Religious intolerance on campus
A Times Editorial
Published July 17, 2005
When the coach of the Air Force Academy's football team hangs a banner in the locker room that reads "Team Jesus" and faculty members proselytize their evangelical faith from the lectern, the problem at the school isn't a "perception" of religious bias, as a military task force concluded. It is overt religious bias. The academy has allowed a climate of religious intolerance to flourish on its campus - a situation that needs to be rectified as quickly as possible. But the equivocal conclusions of the task force don't come close to acknowledging the severity of the problem.
The academy is situated in Colorado Springs, home to some of the largest and most active evangelical organizations in the country. The former chaplain and whistle-blower, Cpt. MeLinda Morton, who recently resigned rather than be relocated to Japan, said there is significant cross-pollination between the area groups and the academy. Some of these groups, such as the Officers' Christian Fellowship, preach that it is the duty of military officers to minister to those under their command in order to "raise up a godly military." Her complaints of force-fed evangelicalism were confirmed in an earlier investigation by the Yale Divinity School, which found an environment in which cadets who didn't adopt certain Christian beliefs were the targets of slurs, taunts and pressure.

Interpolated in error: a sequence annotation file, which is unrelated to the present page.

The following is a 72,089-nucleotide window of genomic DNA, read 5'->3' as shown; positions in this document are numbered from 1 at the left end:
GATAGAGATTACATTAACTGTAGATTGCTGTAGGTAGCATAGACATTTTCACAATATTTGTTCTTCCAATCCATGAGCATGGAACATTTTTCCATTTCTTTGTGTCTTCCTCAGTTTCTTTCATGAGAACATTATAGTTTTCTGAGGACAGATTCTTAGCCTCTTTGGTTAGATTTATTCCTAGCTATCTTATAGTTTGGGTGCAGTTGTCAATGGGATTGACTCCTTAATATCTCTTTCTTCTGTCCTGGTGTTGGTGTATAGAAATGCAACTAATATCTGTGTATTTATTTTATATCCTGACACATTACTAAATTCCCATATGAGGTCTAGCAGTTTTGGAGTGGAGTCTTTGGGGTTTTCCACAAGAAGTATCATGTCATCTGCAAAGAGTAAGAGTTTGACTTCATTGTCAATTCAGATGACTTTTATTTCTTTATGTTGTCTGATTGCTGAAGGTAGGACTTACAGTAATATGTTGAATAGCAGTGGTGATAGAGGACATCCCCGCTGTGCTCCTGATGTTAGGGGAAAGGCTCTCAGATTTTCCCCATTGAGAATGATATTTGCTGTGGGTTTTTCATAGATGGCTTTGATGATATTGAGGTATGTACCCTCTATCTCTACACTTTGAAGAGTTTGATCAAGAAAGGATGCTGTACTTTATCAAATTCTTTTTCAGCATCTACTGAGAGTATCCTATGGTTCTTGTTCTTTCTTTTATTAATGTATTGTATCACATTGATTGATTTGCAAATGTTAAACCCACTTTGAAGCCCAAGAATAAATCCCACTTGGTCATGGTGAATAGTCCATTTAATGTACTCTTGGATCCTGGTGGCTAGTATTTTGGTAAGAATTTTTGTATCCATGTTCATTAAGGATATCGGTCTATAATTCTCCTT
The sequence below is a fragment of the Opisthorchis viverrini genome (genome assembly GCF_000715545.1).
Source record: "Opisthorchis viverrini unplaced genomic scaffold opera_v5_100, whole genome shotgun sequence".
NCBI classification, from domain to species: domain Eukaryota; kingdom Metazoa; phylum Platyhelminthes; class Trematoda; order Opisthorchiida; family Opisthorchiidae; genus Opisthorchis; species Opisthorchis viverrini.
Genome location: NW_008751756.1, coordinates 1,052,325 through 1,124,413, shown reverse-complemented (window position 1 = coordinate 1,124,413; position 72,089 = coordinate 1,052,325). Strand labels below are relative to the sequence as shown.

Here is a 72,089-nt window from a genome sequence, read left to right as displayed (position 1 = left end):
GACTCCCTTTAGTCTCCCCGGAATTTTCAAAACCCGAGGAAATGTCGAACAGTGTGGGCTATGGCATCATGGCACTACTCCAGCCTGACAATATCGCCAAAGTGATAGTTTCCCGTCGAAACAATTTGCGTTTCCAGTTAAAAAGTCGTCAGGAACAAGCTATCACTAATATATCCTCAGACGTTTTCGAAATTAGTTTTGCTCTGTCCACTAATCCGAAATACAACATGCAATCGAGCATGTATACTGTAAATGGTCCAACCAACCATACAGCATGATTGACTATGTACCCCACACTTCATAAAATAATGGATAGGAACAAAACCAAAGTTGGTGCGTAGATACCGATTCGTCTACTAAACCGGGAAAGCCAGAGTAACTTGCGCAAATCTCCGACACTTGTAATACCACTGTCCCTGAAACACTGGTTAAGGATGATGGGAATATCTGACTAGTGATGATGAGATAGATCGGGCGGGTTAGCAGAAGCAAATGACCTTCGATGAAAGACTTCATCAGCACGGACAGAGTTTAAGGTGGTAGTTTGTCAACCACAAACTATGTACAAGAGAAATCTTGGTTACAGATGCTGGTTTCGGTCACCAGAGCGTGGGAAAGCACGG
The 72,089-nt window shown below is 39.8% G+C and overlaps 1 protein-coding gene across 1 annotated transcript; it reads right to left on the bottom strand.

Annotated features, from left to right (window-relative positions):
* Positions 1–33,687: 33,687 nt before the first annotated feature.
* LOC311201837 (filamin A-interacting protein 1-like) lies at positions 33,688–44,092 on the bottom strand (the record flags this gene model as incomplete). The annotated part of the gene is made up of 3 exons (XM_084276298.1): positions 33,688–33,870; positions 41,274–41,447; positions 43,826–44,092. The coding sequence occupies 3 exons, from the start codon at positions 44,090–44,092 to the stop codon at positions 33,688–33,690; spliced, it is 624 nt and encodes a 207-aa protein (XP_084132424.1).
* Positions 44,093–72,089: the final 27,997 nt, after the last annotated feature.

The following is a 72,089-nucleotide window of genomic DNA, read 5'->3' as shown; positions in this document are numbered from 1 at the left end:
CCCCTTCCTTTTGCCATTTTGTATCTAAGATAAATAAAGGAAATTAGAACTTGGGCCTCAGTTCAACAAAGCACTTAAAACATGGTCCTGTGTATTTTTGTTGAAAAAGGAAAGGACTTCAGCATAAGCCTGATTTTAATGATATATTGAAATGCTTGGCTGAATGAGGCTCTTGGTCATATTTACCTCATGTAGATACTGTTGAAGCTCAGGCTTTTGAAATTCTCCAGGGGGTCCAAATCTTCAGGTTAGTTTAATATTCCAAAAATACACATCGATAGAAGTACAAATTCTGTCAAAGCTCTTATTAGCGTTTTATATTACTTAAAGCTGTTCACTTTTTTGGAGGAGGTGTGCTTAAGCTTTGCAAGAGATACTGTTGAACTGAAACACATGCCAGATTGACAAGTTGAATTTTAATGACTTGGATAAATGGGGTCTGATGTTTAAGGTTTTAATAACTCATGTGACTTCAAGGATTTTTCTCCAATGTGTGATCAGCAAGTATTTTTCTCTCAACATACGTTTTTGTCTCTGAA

But the 16-member review team that issued its report last month didn't see this as intolerance. It found only that a handful of discrete incidences by academy officials, faculty, chaplains and coaches, were well-intentioned but misguided. Demonstrating just how little understanding the group had, a letter summarizing its findings by Lt. Gen. Roger Brady stressed that character development and religious beliefs are inseparable for "many individuals" and that the academy would continue to foster this symbiosis.
Even the academy's superintendent had a better grasp on the problem than Brady's group. Earlier this month, Lt. Gen. John Rosa acknowledged in meeting of the Anti-Defamation League's executive committee that religious intolerance permeated his entire organization. Rosa suggested it will probably take six years to fix the problem.
It shouldn't take anywhere near six years to return the academy to its proper character as a secular institution. Cadets of different faiths are certainly free to exercise their religion, and chaplains and services should be provided for that purpose. But the academy and its staff should not be encouraging or promoting denominational activities. If Rosa can't see that, someone else who can should be appointed to his job.
[Last modified July 15, 2005, 23:19:02]
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